Somewhere, Fred Silverman is grumbling: ABC Programming Executive Paul Lee tells an audience at a conference in Canada that “Smart Is The New Mainstream” For TV.
Lee is probably right, given that networks have little choice these days to up their game, even as viewing habits fracture, with all the implications for both viewers and programmers.
Fred Silverman ruled prime time as the head of programming for ABC and NBC at various times in the 1970s. He somewhat infamously focused on shows that would appeal to the lowest common denominator, a rational strategy in an era where there were three main networks (plus PBS) and few other challengers for a viewer’s attention.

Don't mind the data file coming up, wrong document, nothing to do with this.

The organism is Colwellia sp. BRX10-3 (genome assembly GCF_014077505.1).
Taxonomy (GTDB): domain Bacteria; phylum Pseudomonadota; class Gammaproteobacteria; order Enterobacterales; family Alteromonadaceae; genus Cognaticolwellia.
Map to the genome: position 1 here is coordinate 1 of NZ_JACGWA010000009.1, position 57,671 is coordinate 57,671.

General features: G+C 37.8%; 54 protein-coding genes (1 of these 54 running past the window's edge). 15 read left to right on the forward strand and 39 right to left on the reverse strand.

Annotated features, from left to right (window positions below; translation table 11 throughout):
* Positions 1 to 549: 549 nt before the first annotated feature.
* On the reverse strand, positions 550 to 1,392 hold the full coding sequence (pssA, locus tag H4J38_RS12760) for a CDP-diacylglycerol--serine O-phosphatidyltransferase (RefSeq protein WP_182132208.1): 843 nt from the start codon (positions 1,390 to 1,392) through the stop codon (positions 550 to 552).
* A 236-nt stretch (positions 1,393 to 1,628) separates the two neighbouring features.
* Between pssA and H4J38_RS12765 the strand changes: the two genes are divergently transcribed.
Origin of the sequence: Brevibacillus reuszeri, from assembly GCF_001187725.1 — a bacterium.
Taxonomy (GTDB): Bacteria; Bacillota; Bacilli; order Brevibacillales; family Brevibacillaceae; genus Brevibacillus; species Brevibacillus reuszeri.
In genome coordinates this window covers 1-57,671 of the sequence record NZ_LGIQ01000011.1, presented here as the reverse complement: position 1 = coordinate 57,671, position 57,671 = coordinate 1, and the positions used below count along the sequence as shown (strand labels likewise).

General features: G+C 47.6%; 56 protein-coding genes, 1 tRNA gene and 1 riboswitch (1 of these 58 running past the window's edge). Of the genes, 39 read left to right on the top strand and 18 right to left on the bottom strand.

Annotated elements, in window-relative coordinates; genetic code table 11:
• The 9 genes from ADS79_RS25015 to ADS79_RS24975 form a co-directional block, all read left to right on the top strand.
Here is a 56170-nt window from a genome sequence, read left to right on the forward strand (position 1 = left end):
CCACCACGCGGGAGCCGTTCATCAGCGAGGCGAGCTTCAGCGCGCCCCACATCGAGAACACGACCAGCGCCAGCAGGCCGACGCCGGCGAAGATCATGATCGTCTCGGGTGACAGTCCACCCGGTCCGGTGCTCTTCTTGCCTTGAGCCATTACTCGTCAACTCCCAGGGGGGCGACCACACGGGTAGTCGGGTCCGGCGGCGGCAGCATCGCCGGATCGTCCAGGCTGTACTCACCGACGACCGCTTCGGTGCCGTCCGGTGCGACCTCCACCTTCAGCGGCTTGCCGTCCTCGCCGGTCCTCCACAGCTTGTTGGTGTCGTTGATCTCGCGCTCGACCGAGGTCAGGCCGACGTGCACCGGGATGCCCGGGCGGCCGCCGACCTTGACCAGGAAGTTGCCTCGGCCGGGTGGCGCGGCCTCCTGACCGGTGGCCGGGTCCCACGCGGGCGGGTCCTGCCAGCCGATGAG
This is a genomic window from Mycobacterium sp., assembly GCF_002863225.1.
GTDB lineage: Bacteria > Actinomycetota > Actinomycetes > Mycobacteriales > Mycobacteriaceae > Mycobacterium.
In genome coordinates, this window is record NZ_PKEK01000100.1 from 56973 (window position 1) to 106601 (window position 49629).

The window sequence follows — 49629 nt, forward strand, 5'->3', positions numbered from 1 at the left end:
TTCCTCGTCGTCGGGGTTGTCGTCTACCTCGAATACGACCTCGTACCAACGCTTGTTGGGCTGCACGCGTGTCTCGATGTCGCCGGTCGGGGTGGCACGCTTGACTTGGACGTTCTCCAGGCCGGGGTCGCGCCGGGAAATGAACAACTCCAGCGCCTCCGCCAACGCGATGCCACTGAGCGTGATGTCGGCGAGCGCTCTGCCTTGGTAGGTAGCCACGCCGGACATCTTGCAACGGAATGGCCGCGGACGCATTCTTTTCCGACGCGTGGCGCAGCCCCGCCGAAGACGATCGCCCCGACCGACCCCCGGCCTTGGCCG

But that time is long past. Lowest common denominator doesn’t work anymore, or only works for the lowest common audiences (see also, the most egregious corners of reality TV).
Meanwhile, in a world of hundreds of channels and many competing entertainment options, being smart about the needs of a particular niche audience is often the only way to find steady success. ABC, facing the end of several durable franchises over the past two years, is having to be very smart indeed to replace them with compelling shows that will find a big enough audience to justify a slot on the still relatively big broadcast networks.
Is Lee right? TV certainly has become a much more vital creative medium over the past decade. Gray matter is the new black. What do you think?